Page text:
n The Lamentations of Julius Marantz, we are plunged into a global dystopia in which groups of people are flying off the planet — apparently victims of The Rapture — and the world has gone mad with religious hysteria. It turns out that all this is due to Julius’s invention of an anti-gravity device, which “doodad” was immediately pounced on and sequestered by a secret coalition of three groups — the Pentagon, the World Council of Churches, and the Sierra Club — each of whom can use such a device to advance their goals. The Pentagon can get rid of certain enemies, the WCC can turn people of all faiths back to God, and the Sierra Club gets a twofer: it can reduce the population while simultaneously filling the ozone hole with UV-absorbing organic material. Julius, once convinced that his invention could really advance world peace, has given the coalition permission to go ahead with its scheme.

After seeing the destruction it has caused, Julius is ready to spill the beans and expose the entire affair. He therefore becomes a target of his own invention. Nice death sequence at the end, with Julius swinging on the abandoned parachute jump in his childhood Coney Island, awaiting his forced ascension. Interesting back story of a kid growing up in CI, inspired to become a physicist by his experience on the rides.

Along the way, a bark-mitzvah for a doggy, an apostate/conversion-event, a Christian motorcycle gang, and some interesting physics. Relevant when written, and becoming more so daily. The book is about rising and falling.  Read reviews

Here’s a sample chapter, GEKO. This is the meeting where Julius is convinced to offer up his invention to the powers that be.


The Annotated Nose

Artwork by Delia Robinson

(2008)


William Hundwasser’s cult best-seller, The Nose ( Fomite Press, 2004) was a literary and marketing sensation, spawning more than two hundred associated products, a major motion picture by the Koan brothers, and various oddball social practices still current, if fading. An American success, yes, but a typical crime of exploitation.

According to its hero, Alexei Pigov, Mr. Hundwasser, wrapping himself as ever in “poetic license”, not only misrepresented him and his projects worldwide, making free with the facts, but beyond the page forced real Alexei to act out many of his get-rich strategies for stardom. Get rich they did, of course, and famous. But for the real Alexei Pigov, it was -- and is -- important that the true story be known. Veritas vos liberabit.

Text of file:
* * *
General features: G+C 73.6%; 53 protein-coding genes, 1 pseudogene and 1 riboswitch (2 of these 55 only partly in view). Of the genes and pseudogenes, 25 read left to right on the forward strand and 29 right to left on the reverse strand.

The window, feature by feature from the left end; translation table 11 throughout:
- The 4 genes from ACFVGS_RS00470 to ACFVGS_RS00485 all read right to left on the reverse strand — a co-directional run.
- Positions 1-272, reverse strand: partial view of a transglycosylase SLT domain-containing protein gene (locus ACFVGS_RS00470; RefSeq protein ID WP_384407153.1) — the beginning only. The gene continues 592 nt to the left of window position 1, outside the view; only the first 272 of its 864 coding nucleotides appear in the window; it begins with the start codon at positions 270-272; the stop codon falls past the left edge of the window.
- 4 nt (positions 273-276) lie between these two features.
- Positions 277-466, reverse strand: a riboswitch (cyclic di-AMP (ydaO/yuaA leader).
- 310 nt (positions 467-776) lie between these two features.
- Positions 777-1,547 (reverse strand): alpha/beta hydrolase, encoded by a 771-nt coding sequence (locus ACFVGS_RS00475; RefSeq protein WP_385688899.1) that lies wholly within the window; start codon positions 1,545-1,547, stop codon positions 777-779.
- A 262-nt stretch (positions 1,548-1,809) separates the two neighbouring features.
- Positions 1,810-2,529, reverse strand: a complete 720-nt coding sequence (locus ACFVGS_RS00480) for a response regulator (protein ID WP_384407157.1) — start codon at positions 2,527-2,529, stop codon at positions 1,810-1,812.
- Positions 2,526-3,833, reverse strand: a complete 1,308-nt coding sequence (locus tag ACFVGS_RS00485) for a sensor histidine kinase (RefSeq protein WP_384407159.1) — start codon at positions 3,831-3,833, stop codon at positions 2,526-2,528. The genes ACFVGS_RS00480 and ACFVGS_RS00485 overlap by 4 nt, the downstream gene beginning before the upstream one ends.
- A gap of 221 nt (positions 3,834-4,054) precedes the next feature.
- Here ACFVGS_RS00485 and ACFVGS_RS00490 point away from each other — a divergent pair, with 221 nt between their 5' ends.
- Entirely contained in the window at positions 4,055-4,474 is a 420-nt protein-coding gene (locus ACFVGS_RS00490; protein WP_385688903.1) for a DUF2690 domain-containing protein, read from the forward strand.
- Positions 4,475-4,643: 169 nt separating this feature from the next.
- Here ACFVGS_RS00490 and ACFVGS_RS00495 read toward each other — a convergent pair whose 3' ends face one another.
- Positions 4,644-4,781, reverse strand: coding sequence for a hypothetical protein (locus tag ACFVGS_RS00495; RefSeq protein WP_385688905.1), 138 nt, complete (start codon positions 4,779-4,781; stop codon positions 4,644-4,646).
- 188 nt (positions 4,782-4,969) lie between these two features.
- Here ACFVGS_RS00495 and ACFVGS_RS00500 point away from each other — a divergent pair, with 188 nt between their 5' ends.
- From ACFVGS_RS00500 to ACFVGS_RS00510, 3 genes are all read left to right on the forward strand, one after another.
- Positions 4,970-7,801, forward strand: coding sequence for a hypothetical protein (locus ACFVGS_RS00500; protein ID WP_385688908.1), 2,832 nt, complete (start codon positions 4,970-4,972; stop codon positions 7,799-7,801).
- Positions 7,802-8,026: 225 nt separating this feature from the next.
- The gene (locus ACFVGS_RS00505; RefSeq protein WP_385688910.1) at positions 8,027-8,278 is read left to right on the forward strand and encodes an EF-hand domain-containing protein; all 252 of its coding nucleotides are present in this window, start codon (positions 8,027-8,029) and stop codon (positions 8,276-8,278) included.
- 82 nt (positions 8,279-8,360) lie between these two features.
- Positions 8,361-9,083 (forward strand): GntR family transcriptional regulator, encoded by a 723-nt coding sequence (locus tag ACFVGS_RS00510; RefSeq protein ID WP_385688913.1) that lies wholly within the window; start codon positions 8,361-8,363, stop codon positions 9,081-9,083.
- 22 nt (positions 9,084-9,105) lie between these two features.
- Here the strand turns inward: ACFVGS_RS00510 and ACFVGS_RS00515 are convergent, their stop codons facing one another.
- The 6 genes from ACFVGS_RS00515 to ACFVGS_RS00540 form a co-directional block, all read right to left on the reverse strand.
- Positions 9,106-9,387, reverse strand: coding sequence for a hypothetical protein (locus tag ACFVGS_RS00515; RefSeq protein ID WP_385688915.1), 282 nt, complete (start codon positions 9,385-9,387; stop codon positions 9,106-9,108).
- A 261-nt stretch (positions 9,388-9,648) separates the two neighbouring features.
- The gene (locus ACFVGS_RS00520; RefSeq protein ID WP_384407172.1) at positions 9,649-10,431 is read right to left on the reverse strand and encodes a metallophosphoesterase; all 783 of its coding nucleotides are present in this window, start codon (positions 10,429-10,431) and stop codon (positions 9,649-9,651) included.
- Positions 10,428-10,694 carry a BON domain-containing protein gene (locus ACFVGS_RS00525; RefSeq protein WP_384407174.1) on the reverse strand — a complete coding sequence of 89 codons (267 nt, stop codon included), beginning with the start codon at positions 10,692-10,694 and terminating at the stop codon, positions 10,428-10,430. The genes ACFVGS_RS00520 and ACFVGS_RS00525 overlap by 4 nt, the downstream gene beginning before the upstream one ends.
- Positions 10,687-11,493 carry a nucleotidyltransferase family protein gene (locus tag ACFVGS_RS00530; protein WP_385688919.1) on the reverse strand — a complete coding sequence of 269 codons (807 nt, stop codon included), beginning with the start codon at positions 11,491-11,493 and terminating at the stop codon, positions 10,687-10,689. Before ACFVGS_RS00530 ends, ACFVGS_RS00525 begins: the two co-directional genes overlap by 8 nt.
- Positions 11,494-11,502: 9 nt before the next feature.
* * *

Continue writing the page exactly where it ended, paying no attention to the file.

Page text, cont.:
Noting my use of real characters in fictional work, in 2006, Mr. Pigov approached me to bring out an edition of Hundwasser’s The Nose, with his corrective annotations. Unbridled Books was persuaded to publish their first offering in annotated-book format, with Hundwasser’s original text and its now-classic drawings by Delia Robinson reproduced on the left-hand page, and Pigov’s voluminous commentary -- indexed to Hundwasser -- on the right. I was pleased to provide some editorial remarks on the complexities as I understand them.

As the contemporary plague rages, it is important for the public to understand plague doctors like Alexei, their motivations, and practices. And if there are any single women interested in contacting Mr. Pigov, they can reach him through Fred Ramey at Unbridled Books.

Read review: The Nose Knows

Cover review: Most Coveted Covers



Skulk

(2009)


Skulk is a comic novel about 9/11. As someone once said when I told him I was working on a comic novel about 9/11, "A comic novel about 9/11? Hmm...there must be a niche for that..."


While Skulk is funny, I actually wrote it to try for an end run around the censorship of any but jingoistic or breast-beating treatments of the event. I've been doing a lot of study of  9/11 issues , and it's pretty clear to me that at the very least, the official story is a crock, and much remains to be explored and followed up.


Skulk follows the (mis-)fortunes of a pair of activists who want to create a teaching moment for America by reproducing, on a comically small scale in Wichita, the collapse of the World Trade Center buildings -— to demonstrate the impossibility of the official story, and along the way, to get Kansas to secede from America. 


“Skulk” is Teresa Lee Skulkington of the Connecticut Skulkingtons -- an Ann Coulter-like figure who, over the course of the book, hooks up with Richard Gronsky, a history professor at the U of Kansas, and the team of Gronsky & Skulk spends much time stalking a department store Santa who seems to be more than he appears. (Turns out he's a CIA demolitions expert, stalking them in turn.) Their plan is to steal a Cessna from the Wichita plant, and fly it into the tallest building in Wichita (13 stories), parachute out, and hold a press conference prior to the building's coming down. The CIA, of course, has the last laugh.


John Brown writes G&S three letters from the grave, and there's lots of good stuff about midwest culture and weirdo types in general, Humperdinck, spycraft, areonautics, skydiving, demolition, and flight training using SadoSoft software. Also an ode to the ampersand.The websites Gronsky & Skulk list in their calls to the people are real, and if curious readers check them, they'll have access to some scary information.